Wednesday, August 02, 2006

The Novel As Marketing Tool: Bad Twin

Currently reading: "The Odyssey" by Homer and "Seconds of Pleasure" by Neil LeBute
Next Up: "Ultimate Spider-Man"

Bad Twin is a bad book. By all literary standards, the novel is a travesty: cliche, overwritten and underwritten in the wrong places with a hackneyed mystery plot involving a private detective searching for a missing twin brother, the titular "bad twin", who happens to be the heir to one of the largest fortunes in the country.

Blah, blah, blah.

None of that matters, as the actual plot of the story is incidental. Once I figured out the kind of read this was going to be, I was able to skip large, predictable chunks, skimming much of the book. What matters is not the quality of the writing, but where this novel fits in the marketing scheme for the ABC television show, Lost.

I'll admit it, I'm a Lostphile. :) I own Season One on DVD, as well as the Season One companion book. I buy the cheesy Lost Magazine regularly. If a cast member appears on a magazine cover, I'm more likely to buy it. And yes, I've been known to dip my toe in a fan discussion forum here or there.

Bad Twin first made an appearance during Season Two of Lost. It was an unpublished manuscript the crash survivors found in the wreckage and had begun to take turns reading. In a tense moment, Jack Shepherd (the island's resident doctor) burns the last few pages of the manuscript, much to Sawyer's (the resident bad boy) outrage. I wish I were able to let Sawyer know that he isn't missing much.

So, Bad Twin is a fake novel written by a fake author in a fake world created for a television show. Why buy it?

Well, the producers of Lost know that the show's fans are a geeky, conspiratorial lot. They'd have to be to keep up with the show's myriad plots and subplots. In order to keep them entertained (and interested in the show) during summer hiatus, the show's producers created The Lost Experience, an alternate reality game (ARG) that is being played in all the countries where Lost airs and involves several mediums including the internet (in the form of a faux Hanso Foundation website, as well as several blogs, websites, discussion boards...), the telephone (a Hanso Foundation phone number that needs to be called for clues), and television (where fake television ads for the Hanso Foundation contain game-related info).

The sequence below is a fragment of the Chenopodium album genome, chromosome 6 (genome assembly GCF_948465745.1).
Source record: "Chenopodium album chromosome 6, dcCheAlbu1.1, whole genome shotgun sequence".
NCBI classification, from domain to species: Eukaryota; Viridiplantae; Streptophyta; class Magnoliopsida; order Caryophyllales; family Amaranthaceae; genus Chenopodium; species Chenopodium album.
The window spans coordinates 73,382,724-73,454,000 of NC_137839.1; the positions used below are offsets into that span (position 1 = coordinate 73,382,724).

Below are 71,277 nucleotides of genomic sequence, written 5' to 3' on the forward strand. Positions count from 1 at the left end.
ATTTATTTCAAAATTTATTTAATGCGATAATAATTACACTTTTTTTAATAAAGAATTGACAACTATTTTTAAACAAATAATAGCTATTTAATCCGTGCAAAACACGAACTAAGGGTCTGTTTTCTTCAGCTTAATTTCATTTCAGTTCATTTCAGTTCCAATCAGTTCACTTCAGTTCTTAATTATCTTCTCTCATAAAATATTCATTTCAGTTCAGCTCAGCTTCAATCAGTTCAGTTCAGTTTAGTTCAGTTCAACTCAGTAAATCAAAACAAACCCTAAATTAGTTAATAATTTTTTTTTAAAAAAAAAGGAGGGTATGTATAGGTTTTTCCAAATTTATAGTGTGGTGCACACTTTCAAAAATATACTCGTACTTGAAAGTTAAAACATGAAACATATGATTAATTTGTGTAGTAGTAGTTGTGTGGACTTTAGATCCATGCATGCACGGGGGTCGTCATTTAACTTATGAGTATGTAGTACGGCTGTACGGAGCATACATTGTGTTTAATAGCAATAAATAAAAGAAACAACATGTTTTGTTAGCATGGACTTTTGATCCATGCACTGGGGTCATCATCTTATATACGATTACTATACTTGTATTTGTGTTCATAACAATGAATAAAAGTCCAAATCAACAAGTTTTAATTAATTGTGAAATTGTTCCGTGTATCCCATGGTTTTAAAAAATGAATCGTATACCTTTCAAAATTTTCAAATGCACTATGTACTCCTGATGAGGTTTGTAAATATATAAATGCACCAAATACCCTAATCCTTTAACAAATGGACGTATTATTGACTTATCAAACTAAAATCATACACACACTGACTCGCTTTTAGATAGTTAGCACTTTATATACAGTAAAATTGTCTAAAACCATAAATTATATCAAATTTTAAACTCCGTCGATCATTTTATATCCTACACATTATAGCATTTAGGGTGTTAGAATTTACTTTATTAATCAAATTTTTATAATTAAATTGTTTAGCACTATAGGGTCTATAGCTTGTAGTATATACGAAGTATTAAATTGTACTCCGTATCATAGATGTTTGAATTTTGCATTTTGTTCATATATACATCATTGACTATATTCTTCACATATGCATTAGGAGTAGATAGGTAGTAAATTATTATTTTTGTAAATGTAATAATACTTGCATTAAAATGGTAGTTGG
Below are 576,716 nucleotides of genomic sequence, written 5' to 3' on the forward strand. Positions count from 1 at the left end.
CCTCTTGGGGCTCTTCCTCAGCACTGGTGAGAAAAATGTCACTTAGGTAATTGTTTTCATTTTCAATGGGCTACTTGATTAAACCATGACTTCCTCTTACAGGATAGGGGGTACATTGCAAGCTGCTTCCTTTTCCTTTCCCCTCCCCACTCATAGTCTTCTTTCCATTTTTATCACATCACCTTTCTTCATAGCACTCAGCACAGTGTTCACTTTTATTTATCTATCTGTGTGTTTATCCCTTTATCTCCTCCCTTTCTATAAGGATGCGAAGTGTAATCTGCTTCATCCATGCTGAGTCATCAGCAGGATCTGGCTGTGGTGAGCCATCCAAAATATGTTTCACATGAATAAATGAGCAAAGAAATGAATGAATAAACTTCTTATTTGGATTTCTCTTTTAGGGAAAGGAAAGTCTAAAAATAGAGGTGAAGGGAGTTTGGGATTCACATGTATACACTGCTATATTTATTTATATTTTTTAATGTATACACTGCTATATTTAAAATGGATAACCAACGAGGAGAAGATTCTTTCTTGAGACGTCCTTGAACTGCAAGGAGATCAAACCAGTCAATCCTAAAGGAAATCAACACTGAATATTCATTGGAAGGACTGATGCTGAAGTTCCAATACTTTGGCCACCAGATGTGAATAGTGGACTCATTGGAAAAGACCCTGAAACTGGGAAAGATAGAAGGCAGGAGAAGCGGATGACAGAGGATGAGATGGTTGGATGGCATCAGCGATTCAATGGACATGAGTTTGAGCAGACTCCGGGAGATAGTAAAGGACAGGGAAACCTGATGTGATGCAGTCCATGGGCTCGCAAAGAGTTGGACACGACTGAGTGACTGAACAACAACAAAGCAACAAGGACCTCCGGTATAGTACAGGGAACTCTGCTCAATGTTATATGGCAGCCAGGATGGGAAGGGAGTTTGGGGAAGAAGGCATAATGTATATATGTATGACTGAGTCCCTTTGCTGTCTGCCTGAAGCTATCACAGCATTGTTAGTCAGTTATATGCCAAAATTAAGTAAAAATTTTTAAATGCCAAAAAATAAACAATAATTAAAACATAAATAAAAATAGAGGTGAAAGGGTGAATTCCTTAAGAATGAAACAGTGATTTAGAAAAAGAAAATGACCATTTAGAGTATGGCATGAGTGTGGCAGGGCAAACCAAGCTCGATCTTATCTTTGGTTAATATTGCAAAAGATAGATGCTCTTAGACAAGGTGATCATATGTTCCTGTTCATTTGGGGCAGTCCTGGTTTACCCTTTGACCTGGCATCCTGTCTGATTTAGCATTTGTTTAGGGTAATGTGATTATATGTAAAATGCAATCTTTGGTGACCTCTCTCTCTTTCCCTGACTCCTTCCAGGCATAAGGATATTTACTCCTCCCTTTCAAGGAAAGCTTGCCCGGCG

And contemporary literature, apparently.

Hyperion Books, a subsidiary of ABC, published Bad Twin as part of the game, going so far as to take out full page ads for it in the voice of game characters and "releasing" interview snippets with the "now deceased" author, Gary Troup (played by Thomas Calabro of Melrose Place fame), on several bookseller sites. The folks at ABC have gone all out to create a detailed alternate universe in which this game can be played, covering all sources of information and media outlets to amusing effect.

I was excited about the ARG at first. I watched all the ads and called the phone number for clues. I visited the Hanso site daily for updates, which led me to other websites and other clues...and I purchased Bad Twin, because it supposedly contained that would be relevant to the game. While certain items were fun to pick out, none of them proved particularly illuminating as far as the game goes. The book also touches on certain themes that the show already covers with a more deft hand. To be fair, there might have been clues that I just missed. However, I think that can be blamed on the weak writing that forced me to skim large chunks. Perhaps if ABC had hired a better ghostwriter, I would have paid closer attention.

So, Bad Twin fails as a novel and as a game piece. It's an all-around failure.

And yet.

I bought a copy, and so did 300,000+ other people (according to NeilsenBookscan). Perhaps the point of the book wasn't to be a literary success or to offer enormous insight into the game. Perhaps it was merely another way for ABC to cash in on the success of Lost through merchandising, and by having the worst writer possible - perhaps even writing it by committee in-house - they saved themselves the money that should've gone into quality and increased their profit margin.

If that's the case, then Bad Twin is not only the best book ever written, it is marketing genius.

Bad Twin: Sucks